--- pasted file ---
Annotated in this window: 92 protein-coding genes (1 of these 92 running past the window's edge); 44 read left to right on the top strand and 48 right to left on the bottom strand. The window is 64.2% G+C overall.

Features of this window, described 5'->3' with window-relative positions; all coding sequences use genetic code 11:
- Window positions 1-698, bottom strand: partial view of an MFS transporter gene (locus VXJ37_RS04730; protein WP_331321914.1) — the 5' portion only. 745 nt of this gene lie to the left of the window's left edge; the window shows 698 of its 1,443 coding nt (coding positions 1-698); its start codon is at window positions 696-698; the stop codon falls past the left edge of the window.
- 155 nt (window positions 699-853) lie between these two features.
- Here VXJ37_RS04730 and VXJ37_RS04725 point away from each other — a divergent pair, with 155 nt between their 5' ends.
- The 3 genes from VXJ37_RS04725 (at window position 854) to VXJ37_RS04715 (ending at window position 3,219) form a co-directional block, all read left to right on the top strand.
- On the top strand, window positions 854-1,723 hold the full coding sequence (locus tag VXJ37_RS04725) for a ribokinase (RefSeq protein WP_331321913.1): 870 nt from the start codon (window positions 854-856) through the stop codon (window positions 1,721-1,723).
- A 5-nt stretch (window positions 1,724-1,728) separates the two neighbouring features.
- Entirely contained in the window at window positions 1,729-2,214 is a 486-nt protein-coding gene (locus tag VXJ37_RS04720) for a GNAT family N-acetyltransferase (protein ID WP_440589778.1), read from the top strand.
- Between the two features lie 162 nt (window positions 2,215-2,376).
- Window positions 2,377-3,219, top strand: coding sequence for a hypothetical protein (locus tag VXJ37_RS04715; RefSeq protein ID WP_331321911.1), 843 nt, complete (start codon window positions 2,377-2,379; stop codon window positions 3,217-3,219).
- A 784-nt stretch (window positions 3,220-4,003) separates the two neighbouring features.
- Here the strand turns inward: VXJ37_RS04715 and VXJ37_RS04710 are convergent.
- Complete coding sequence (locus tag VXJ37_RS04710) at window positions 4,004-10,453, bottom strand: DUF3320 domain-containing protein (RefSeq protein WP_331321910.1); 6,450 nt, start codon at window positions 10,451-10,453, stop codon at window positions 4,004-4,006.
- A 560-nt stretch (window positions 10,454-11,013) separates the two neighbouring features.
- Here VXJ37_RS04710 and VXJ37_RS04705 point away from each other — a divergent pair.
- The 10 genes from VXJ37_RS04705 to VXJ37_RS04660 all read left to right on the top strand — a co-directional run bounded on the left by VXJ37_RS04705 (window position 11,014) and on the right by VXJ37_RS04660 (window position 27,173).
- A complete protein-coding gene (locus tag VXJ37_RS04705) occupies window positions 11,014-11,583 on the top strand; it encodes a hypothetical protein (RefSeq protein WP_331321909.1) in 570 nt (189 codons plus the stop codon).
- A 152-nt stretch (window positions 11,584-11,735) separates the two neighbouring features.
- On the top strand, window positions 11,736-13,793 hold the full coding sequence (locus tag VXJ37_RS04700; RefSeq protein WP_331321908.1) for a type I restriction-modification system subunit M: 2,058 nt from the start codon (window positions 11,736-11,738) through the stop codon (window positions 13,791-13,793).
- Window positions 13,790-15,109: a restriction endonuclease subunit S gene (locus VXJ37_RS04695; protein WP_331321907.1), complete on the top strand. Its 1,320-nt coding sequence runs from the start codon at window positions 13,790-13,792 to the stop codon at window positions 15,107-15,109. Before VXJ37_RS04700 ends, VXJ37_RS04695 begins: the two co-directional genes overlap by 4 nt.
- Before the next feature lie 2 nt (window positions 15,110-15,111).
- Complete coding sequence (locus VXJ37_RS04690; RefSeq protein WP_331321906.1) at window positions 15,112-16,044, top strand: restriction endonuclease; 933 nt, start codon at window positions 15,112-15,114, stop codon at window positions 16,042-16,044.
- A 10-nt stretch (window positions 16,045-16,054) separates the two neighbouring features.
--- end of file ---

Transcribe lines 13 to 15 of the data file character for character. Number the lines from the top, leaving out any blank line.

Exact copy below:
- Here the strand turns inward: VXJ37_RS04715 and VXJ37_RS04710 are convergent.
- Complete coding sequence (locus tag VXJ37_RS04710) at window positions 4,004-10,453, bottom strand: DUF3320 domain-containing protein (RefSeq protein WP_331321910.1); 6,450 nt, start codon at window positions 10,451-10,453, stop codon at window positions 4,004-4,006.
- A 560-nt stretch (window positions 10,454-11,013) separates the two neighbouring features.